Observations of the existence of a BMP resistance mechanism that controls the proper division of GSCs through the regulation of Tkv prompted an exploration of how Tkv was regulated. Using immunoprecipitation followed by mass spectrometry analysis, it was identified that Fu associates with the Tkv protein. Given that previous studies demonstrated that a loss of fu leads to early germ cell proliferation and a tumorous germarium phenotype and that biochemical evidence showed that Fu forms a complex with Tkv and affects its stability, it was subsequently identified that Fu as a component negatively regulates BMP/Dpp signaling by interacting with the BMP/Dpp type I receptor, Tkv (Xia, 2010).

BMP/TGFβ signals play pivotal roles in controlling diverse normal developmental and cellular processes. In the canonical BMP/TGFβ pathway, the receptors and Smad proteins are the essential components for BMP/TGFβ signal transduction. However, this pathway is known to be modulated by additional factors to reach physiological levels in a cellular context-dependent manner. Smurfs and HECT domain-containing proteins have been shown to antagonize BMP/TGFβ signals through the regulation of the stability of either receptors or Smads in vertebrates. In Drosophila, Smurf has previously been implicated in regulating proteolysis of phosphorylated Smad proteins in somatic cells. In the ovary, Smurf was also proposed to downregulate the level of BMP to promote CB differentiation. The mechanism underlying the action of Smurf in Drosophila early germline cells remains elusive. This study has shown that Fu, Smurf, and Tkv could form a trimeric complex in S2 cells. Importantly, both Fu and Smurf are required for ubiquitination of Tkv in S2 cells and for turnover of Tkv in germ cells. Combined with genetic evidence, it is proposed that Fu and Smurf likely function in a common biochemical process by controlling Tkv degradation. The present study reveals a mechanism by which Fu serves as an essential component in the Smurf-mediated degradation of the BMP/TGFβ receptor, thereby terminating BMP/TGFβ signaling and negatively regulating the downstream target genes of BMP/TGFβ (Xia, 2010).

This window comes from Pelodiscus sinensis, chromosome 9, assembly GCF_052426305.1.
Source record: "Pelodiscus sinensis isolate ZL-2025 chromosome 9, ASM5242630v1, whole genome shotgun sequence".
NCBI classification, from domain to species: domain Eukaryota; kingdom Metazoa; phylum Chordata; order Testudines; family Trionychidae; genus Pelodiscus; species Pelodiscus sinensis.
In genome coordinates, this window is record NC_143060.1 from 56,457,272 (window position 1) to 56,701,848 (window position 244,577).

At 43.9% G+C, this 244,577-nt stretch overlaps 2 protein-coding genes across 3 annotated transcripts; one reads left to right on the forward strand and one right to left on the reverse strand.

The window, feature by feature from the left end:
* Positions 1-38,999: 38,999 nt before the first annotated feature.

Because Fu is a putative serine/threonine protein kinase, the question becomes how Fu acts on Tkv regulation in concert with Smurf. Given that knockdown of fu does not significantly change the pattern of autoubiquitination of Smurf itself, it is therefore likely that Tkv is a strong candidate substrate for Fu kinase. Although there is no assay system for analyzing the kinase activity of Fu presently, in this study, mutagenesis assays were perfomred and it was identified that the S238 in Tkv is important for Tkvca to respond to Fu and is critical for Tkvca ubiquitination and degradation. Of note, it was found that the ubiquitin- resistant form of Tkvca [TkvcaS238A] blocks CB differentiation. A previous study has shown that the S189 site in TGF-β type-I receptor, the corresponding site of S238 in Tkv, was phosphorylated in the cell culture system. The current results suggest that Fu likely acts on Tkv through targeting and phosphorylating the S238 site and subsequently leads to Tkv ubiquitination and degradation by Smurf. Nevertheless, it would be advantageous to develop a kinase assay system for Fu to determine whether the S238 site in Tkv is an authentic phosphorylation site for Fu kinase in the future (Xia, 2010).